|C||Common. In print, and always available online.|
|R1||US release out of print, still in stock most places.|
|R2||US release out of print, not easy to find.|
|R3||Import only, but it has English on it.|
|R4||Import only. Fansubs commonly available.|
|R5||Import only, and out of print. Fansubs might be out there.|
|R6||Import long out of print. No fansubs are known to exist.|
|R7||Very rare. Limited import release or aired on TV with no video release. No fansubs known to exist.|
|R8||Never been on the market. Almost impossible to obtain.|
|Adapted from Soviet-Awards.com.|
Where to get it:
CPM released the entire series on a two disc set, but unfortunately did so before they really knew how to make a good-looking DVD. The discs use the VHS dub master, and being a Manga UK dub, was converted from NTSC to PAL, then back to NTSC. The result is a blurry disc marred by ghosting and other video issues, remnants of a post-production process that fans would find completely unacceptable today. Episodes 3 and 4 were edited together (eliminating one of the credit rolls and a recap), then messily re-split for DVD. Songs are not translated, and the original theatrical trailers that were on VHS and laserdisc releases are nowhere to be found here.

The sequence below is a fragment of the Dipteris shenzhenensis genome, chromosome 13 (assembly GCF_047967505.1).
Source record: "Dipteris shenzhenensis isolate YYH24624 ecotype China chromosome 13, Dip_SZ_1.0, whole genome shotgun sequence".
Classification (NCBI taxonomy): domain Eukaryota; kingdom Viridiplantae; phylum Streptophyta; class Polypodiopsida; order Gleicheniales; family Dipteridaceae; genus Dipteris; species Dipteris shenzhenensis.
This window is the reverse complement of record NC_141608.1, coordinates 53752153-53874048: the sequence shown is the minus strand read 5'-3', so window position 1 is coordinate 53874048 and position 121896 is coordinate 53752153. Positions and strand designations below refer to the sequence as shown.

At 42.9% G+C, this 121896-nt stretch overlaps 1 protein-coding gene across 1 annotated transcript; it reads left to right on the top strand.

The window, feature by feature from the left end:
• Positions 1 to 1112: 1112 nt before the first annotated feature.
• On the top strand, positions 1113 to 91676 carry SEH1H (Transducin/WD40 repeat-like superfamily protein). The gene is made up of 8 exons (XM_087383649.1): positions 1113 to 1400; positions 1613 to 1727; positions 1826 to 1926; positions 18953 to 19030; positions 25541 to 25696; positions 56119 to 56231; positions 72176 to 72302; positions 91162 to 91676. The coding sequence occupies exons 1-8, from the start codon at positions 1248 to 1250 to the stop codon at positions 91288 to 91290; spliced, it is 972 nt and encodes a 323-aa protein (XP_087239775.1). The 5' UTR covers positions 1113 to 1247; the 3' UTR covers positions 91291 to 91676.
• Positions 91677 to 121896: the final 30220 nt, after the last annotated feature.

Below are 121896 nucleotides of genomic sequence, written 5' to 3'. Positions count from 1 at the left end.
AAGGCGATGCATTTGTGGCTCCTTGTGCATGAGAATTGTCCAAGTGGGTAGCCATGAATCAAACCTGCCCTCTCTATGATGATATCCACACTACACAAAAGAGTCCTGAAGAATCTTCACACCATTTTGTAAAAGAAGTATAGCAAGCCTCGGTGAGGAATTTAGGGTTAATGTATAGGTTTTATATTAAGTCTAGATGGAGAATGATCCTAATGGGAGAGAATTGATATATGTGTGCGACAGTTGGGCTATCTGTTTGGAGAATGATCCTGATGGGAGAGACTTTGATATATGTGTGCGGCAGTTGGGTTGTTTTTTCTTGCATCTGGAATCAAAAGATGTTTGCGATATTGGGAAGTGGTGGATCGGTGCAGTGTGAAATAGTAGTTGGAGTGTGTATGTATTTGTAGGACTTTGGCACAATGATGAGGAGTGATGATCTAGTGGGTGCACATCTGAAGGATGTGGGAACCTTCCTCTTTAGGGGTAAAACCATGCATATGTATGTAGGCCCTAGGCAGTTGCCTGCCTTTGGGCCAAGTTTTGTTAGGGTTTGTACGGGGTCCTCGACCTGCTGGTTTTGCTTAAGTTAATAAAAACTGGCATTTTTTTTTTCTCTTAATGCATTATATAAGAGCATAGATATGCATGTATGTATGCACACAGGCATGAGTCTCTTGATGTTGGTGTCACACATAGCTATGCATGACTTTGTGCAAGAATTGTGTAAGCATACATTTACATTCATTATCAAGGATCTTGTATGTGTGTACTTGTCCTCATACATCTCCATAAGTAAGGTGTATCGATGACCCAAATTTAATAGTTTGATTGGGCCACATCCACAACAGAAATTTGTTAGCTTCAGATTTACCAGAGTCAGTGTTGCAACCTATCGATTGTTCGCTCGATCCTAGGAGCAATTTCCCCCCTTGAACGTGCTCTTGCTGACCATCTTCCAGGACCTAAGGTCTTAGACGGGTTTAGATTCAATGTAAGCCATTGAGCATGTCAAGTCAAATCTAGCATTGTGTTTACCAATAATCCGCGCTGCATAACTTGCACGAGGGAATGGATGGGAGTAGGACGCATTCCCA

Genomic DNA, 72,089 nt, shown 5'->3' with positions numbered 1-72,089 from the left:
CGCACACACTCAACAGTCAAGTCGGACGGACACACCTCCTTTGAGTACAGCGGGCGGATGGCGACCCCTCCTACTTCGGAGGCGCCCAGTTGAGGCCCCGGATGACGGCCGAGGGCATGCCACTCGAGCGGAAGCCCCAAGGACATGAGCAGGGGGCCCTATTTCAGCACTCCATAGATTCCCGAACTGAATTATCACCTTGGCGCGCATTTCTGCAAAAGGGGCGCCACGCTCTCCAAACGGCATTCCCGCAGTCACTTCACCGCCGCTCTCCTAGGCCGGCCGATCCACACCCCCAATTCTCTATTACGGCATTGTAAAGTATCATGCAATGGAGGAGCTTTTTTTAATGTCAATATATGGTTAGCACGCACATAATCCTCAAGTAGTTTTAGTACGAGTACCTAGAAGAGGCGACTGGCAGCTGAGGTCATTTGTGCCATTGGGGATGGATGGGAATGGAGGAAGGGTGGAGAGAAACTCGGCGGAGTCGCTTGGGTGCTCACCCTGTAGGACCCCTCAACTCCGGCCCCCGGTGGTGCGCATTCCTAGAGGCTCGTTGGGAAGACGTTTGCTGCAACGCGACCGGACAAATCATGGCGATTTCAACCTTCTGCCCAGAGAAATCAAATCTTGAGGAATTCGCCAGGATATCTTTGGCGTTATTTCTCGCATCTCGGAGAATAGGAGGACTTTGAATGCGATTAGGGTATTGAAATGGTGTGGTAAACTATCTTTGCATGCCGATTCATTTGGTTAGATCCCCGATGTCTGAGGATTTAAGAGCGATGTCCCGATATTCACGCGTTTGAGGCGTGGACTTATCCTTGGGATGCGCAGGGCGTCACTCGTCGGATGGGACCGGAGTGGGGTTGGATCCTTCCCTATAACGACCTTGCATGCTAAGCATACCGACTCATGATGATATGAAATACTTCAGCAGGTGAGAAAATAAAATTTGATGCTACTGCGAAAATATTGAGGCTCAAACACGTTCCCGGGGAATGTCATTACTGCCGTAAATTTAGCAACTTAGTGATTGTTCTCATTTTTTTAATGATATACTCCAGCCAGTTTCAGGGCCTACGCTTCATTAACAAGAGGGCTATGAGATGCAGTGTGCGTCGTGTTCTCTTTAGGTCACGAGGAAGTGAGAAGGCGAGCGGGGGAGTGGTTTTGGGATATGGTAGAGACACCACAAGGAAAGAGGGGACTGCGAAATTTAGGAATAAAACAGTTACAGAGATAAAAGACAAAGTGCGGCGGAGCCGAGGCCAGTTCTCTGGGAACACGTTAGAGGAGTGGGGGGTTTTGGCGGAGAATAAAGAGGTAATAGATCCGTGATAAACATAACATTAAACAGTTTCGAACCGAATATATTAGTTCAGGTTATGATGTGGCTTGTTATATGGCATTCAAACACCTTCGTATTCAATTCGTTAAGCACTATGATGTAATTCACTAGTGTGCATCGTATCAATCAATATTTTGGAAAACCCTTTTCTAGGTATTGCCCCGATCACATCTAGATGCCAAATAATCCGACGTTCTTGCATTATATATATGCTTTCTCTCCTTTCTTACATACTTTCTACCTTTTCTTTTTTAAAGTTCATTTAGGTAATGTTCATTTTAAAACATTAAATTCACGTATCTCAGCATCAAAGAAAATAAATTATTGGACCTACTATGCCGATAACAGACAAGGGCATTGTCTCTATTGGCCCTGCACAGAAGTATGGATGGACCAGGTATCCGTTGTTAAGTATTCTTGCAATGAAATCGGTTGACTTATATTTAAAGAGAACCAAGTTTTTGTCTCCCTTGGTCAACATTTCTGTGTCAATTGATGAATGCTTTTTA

CPM has since lost the rights to Arslan, and there is no other DVD release, so unfortunately it looks like this is the best we're going to get for a while. The disc is now technically out of print, though it can be found online without too much trouble. Watch out for the cheaper dub-only experiment released by CPM years later, which has all of the problems but no subtitle track. (It's got a red cover.)